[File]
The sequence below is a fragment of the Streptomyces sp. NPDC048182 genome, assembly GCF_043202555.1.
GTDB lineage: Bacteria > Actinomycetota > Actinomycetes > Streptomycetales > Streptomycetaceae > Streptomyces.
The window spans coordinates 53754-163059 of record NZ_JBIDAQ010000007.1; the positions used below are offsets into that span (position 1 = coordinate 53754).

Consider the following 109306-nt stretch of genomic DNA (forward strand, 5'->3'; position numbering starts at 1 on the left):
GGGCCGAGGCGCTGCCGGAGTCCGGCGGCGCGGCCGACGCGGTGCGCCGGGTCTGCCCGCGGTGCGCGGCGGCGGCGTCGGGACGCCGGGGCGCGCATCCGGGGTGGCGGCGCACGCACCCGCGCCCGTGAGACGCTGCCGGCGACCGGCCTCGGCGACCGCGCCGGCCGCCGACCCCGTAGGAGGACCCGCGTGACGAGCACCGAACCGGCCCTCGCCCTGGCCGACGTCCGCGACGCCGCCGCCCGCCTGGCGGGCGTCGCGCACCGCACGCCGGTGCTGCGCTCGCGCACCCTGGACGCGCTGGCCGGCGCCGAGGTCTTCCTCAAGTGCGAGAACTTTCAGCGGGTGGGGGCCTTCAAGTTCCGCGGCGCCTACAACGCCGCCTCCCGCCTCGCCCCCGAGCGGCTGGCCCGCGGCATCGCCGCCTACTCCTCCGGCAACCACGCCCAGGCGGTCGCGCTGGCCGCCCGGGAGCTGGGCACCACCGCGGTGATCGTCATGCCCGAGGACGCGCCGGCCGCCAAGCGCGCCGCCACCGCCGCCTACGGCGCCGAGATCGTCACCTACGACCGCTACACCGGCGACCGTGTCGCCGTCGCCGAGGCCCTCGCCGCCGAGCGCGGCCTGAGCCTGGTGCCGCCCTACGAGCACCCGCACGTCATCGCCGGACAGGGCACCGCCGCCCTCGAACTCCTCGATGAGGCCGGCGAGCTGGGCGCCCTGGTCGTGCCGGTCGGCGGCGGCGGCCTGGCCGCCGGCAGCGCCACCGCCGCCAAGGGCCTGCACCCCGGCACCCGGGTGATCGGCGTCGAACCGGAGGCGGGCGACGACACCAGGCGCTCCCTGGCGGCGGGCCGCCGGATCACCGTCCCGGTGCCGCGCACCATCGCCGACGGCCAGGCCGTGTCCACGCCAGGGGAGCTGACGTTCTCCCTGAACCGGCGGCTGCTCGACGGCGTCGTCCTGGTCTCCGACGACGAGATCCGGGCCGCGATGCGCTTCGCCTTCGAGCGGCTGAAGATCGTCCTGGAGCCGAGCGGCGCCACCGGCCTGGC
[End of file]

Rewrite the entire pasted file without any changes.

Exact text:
The sequence below is a fragment of the Streptomyces sp. NPDC048182 genome, assembly GCF_043202555.1.
GTDB lineage: Bacteria > Actinomycetota > Actinomycetes > Streptomycetales > Streptomycetaceae > Streptomyces.
The window spans coordinates 53754-163059 of record NZ_JBIDAQ010000007.1; the positions used below are offsets into that span (position 1 = coordinate 53754).

Consider the following 109306-nt stretch of genomic DNA (forward strand, 5'->3'; position numbering starts at 1 on the left):
GGGCCGAGGCGCTGCCGGAGTCCGGCGGCGCGGCCGACGCGGTGCGCCGGGTCTGCCCGCGGTGCGCGGCGGCGGCGTCGGGACGCCGGGGCGCGCATCCGGGGTGGCGGCGCACGCACCCGCGCCCGTGAGACGCTGCCGGCGACCGGCCTCGGCGACCGCGCCGGCCGCCGACCCCGTAGGAGGACCCGCGTGACGAGCACCGAACCGGCCCTCGCCCTGGCCGACGTCCGCGACGCCGCCGCCCGCCTGGCGGGCGTCGCGCACCGCACGCCGGTGCTGCGCTCGCGCACCCTGGACGCGCTGGCCGGCGCCGAGGTCTTCCTCAAGTGCGAGAACTTTCAGCGGGTGGGGGCCTTCAAGTTCCGCGGCGCCTACAACGCCGCCTCCCGCCTCGCCCCCGAGCGGCTGGCCCGCGGCATCGCCGCCTACTCCTCCGGCAACCACGCCCAGGCGGTCGCGCTGGCCGCCCGGGAGCTGGGCACCACCGCGGTGATCGTCATGCCCGAGGACGCGCCGGCCGCCAAGCGCGCCGCCACCGCCGCCTACGGCGCCGAGATCGTCACCTACGACCGCTACACCGGCGACCGTGTCGCCGTCGCCGAGGCCCTCGCCGCCGAGCGCGGCCTGAGCCTGGTGCCGCCCTACGAGCACCCGCACGTCATCGCCGGACAGGGCACCGCCGCCCTCGAACTCCTCGATGAGGCCGGCGAGCTGGGCGCCCTGGTCGTGCCGGTCGGCGGCGGCGGCCTGGCCGCCGGCAGCGCCACCGCCGCCAAGGGCCTGCACCCCGGCACCCGGGTGATCGGCGTCGAACCGGAGGCGGGCGACGACACCAGGCGCTCCCTGGCGGCGGGCCGCCGGATCACCGTCCCGGTGCCGCGCACCATCGCCGACGGCCAGGCCGTGTCCACGCCAGGGGAGCTGACGTTCTCCCTGAACCGGCGGCTGCTCGACGGCGTCGTCCTGGTCTCCGACGACGAGATCCGGGCCGCGATGCGCTTCGCCTTCGAGCGGCTGAAGATCGTCCTGGAGCCGAGCGGCGCCACCGGCCTGGC